Recently Rent-a-Dad and I got into a conversation about topics couples should consider when deciding whether to foster or not. Whether you are hearing this for the first time or have had a great foster parent trainer talk to you about these topics…

Here are five topics to put some serious thought into if you deciding if becoming a foster parent is for you:

1. Time

Being a foster parent takes a lot of time between DCS (department of children’s services) procedures and actual care of the child. In the first week alone there has to be a health center visit/health care provider visit, court appearance, and meetings at DCS in addition to getting the kid registered at school/daycare and any shopping needs.

There are support systems in place to help with various aspects of the time needed to be a foster parent. But sometimes the support systems do fail.

DCS does not require foster parents to be at court appearances. However, if a foster parent is serious about the care of the foster child then attending court dates matters. It is important to talk to the caseworker(s) involved to figure out which court dates need you in attendance.

Foster parents are not always required to attend the state mandated family visits. When possible, DCS will help with transportation arrangements for the foster child. It is often recommended that a foster parent not be the only person observing the family visitations so they can not be blamed legally if a visitation does not go according to plan. That said it is still important to form a working relationship with the birth family when reunification is the goal. Relationship building takes time.

If both foster parents work and the child is too young for school, DCS can help with childcare arrangements. The level of the help changes not just from state to state but even from jurisdiction to jurisdiction or even depends on the caseworker or program involved.

Between meetings, court dates, and doctor appointments there is generally something going on weekly. That doesn’t take into account the life you are helping to build with/for the foster child like play visits or after school activities.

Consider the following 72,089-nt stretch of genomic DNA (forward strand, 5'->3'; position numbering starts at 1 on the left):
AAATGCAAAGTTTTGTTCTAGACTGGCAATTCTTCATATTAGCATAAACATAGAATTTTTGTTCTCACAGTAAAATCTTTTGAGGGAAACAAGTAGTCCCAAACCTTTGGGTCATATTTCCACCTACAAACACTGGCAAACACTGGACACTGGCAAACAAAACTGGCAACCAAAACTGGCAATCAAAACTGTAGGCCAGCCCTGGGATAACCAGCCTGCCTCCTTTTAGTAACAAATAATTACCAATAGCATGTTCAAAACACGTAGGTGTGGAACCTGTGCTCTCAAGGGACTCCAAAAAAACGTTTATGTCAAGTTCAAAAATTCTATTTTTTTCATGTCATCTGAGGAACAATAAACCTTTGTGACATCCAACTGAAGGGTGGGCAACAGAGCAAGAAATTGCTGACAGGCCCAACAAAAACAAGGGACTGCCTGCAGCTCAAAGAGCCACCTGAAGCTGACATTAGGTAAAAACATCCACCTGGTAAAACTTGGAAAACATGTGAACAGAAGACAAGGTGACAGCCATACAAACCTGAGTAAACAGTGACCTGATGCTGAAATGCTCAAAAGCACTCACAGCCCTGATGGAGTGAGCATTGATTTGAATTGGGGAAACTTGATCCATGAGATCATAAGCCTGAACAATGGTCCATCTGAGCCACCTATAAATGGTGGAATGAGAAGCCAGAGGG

It is possible to balance all that you do currently as well as all that is expected of you as a foster parent. Thinking about your time constraints is important. If you and your spouse have jobs that are not flexible, then being a foster parent may be very complicated, tricky, or even impossible.

2. Privacy

Rent-a-Dad and I often joke about how when you have children you should throw any thought of having privacy out of the window. Being a foster parent doubles the sentiment.

If you are a private person and do not like it when others poke your “bubble” of privacy, then being a foster parent may not be for you.

DCS will do a criminal background check. The home-study writer will interview both you and your spouse asking very personal questions. Personal questions about your life will also be asked of the friends and family you have given as character witnesses on your home-study form. An inspection of your home will also be conducted to make sure you can provide a safe living environment.

Once the home-study process is completed the scrutiny only subsides a little. Depending on whether you have a foster child in your home or not, your home will be visited at least once a quarter by one case worker to once or twice a month by two caseworkers (this depends on each case and state).

Foster parents often find that they have to justify many of their actions on a daily basis not just to DCS but to birth families, teachers, doctors, lawyers, judges and more… This type of scrutiny never really ends. For most foster parents it just becomes a part of daily life and you either live with it or walk away from fostering.

3. Your Family/Loved Ones

Before becoming a foster parent, it is very important to think about how fostering will affect the lives of your loved ones. I am not talking about an aunt who lives five states away. Think much closer to home like your children, and yes, even your parents.

I have heard some foster parents talk about how they didn’t realize how fostering would impact their grown children’s lives.

Often we can see the impact of something as it directly relates to us but forget how hard our actions will affect those close to us. Small children will have to learn that mom and dad have to split their time up between them and the foster children. Some kids handle this well while others become very resentful.

I have talked with a few friends whose parents fostered. They expressed that what hurt the most was losing contact with the foster children after reunification. That it hurt like they were losing a sibling or a piece of themselves.